3

I need to check the request headers on each page request. I thought the place to try this would be in the 'apostrophe-express' module. I've created my own module 'auth' that extends 'apostrophe-express':

module.exports = {
extend: 'apostrophe-express',
name: 'auth',
alias: 'auth',
absoluteUrl: function(req, res, next){
    console.log(req);
 }
};

But this isn't working. I'm getting an error 'apostrophe-templates\index.js" 597 req.browserCall('apos.pageReadywhenCalm($("body"));')'

Can you tell me where I should hook into each page request to run some custom checking/rule (e.g. if a certain cookie isnt present, then redirect the user to a different site)?

Thanks!

1 Answer 1

5

I'm the principal architect of Apostrophe at P'unk Avenue.

You don't want to extend the apostrophe-express module under a new name. That module provides the apos.app singleton, so extending it under a new name just sets up apos.app twice, leading to confusion and potential problems.

Intercepting every Express request

Instead, just leverage the middleware option of the apostrophe-express module. You can do that in app.js:

var apos = require('apostrophe')({
  modules: {
    // Other module configuration here, then ...
    'apostrophe-express': {
      middleware: [
        function(req, res, next) {
          // Do whatever you like here
          console.log(req.url);
          // Let the request continue. You could also
          // use res.redirect, res.send, etc. and
          // bypass Apostrophe, in which case you
          // should NOT call next
          return next();
        }
      ]
    }
  }
});

This is all you need, and you could use require to pull the middleware function in from another file, reducing clutter in app.js. However it's worth pointing out that you can move this code to a lib/modules/apostrophe-express/index.js file in your project, to "implicitly subclass" that module. That opens the door to providing your own construct property as well, which would permit you to override any of the methods of the module if you wanted to.

If you approach it this way, you don't need to touch app.js at all:

// in lib/modules/apostrophe-express/index.js at project level
module.exports = {
  middleware: [
    function(req, res, next) {
      console.log(req.url);
      return next();
    }
  ],
  construct: function(self, options) {
    // If you want, override methods of the module here   
  };
};

Intercepting the request just before page rendering

You specified "each page request," which I've interpreted to mean "each web request." But it's possible you specifically only want requests where Apostrophe is about to build and send a proper webpage.

For that, just add a pageBeforeSend method to any of your own modules. Let's say our module is called cool-stuff:

// in app.js

var apos = require('apostrophe')({
  modules: {
    // Other module configuration here, then ...
   'cool-stuff': {}
  }
});


// In lib/modules/cool-stuff/index.js

module.exports = {
  construct: function(self, options) {
    self.pageBeforeSend = function(req, callback) {
      // Careful, there isn't always a page object; we could be
      // rendering /login for instance
      console.log(req.data.page && req.data.page._url);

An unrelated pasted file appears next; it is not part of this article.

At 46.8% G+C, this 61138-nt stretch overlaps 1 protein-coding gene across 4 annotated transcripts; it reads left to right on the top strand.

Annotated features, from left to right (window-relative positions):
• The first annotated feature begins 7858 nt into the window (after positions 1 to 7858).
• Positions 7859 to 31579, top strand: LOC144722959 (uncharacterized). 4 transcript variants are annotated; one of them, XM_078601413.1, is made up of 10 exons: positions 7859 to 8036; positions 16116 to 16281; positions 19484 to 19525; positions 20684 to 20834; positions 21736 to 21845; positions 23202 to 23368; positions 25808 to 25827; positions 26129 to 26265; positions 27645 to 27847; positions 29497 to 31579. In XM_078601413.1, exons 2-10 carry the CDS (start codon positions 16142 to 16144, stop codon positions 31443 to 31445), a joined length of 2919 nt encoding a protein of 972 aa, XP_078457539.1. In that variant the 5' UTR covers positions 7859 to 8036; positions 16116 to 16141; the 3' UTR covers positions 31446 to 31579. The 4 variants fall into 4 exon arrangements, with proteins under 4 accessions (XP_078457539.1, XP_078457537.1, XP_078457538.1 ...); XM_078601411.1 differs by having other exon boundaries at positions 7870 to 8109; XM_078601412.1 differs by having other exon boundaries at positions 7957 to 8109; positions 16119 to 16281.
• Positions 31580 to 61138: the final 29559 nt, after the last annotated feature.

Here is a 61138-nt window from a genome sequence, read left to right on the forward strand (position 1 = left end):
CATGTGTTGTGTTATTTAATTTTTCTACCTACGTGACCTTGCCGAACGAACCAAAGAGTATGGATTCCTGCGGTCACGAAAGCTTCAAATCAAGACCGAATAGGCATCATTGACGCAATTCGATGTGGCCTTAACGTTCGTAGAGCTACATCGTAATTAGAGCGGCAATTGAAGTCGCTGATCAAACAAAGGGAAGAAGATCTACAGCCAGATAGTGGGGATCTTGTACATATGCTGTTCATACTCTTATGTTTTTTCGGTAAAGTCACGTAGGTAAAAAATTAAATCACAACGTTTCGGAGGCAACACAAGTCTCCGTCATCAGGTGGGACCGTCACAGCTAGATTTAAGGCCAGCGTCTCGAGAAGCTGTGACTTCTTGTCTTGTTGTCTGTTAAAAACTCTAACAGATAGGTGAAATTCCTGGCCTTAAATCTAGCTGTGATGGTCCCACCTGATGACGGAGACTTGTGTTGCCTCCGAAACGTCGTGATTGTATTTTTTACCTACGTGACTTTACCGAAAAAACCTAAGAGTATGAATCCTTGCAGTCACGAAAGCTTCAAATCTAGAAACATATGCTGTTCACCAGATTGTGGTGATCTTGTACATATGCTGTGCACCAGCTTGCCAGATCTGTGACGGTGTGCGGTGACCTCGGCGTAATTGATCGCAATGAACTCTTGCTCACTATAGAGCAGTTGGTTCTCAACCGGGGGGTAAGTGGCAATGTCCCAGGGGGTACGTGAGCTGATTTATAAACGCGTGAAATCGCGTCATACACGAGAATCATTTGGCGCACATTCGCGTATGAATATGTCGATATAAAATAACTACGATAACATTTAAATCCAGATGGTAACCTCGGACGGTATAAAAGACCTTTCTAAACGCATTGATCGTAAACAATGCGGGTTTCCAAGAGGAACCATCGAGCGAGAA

return callback(null);
    };
  }
};

Apostrophe always calls pageBeforeSend for every module that has such a method.

As seen above, take care not to assume req.data.page is set, since there are a few cases where Apostrophe renders a full webpage as a response but there is no corresponding page object in Apostrophe's page tree.

Intercepting right after the page object is loaded

One more option: if pageBeforeSend is too late in the process for you, for instance because you want widget loaders to see changes you've made to req, use pageServe instead...

// in app.js

var apos = require('apostrophe')({
  modules: {
    // Other module configuration here, then ...
   'cool-stuff': {}
  }
});

// lib/modules/cool-stuff/index.js

module.exports = {
  construct: function(self, options) {
    self.pageServe = function(req, callback) {
      // Express request URL
      console.log(req.url);
      // URL of the best matching page available
      console.log((req.data.page || req.data.bestPage)._url);
      return callback(null);
    };
  }
};

Notice that I'm allowing for either req.data.page or req.data.bestPage to exist. If the URL doesn't exactly match a page, Apostrophe will set req.data.bestPage to the page with the longest "path prefix" matching the URL. For instance, if the URL is /foo/bar and /foo exists but /foo/bar doesn't, req.data.bestPage will be /foo. Note that this means req.data.bestPage will be the homepage in the worst case.

See the apostrophe-custom-pages module for neat things you can do with this.

Hope this is helpful!

2
  • Now that is a comprehensive answer! Thank you for providing several different ways to do this. I went with option 2 (project level). This is the 'uncookied' case. If the cookie is present, I want to automatically add the user to Apos users (aposUsersSafe collection) and then auto sign in the user to Apos. Are both of these doable? I believe the auto sign in can be done by extending passport: apostrophecms.org/docs/modules/apostrophe-login/index.html. Is this the right way to try to do this? Not sure about the auto add users though. Can it be done? Thanks again for the great answer!
    – lance-p
    Oct 1, 2016 at 17:13
  • Those are good questions too! Would you mind posting them separately here on SO so that it is easier for others to find the answers? Thanks! Oct 3, 2016 at 12:49

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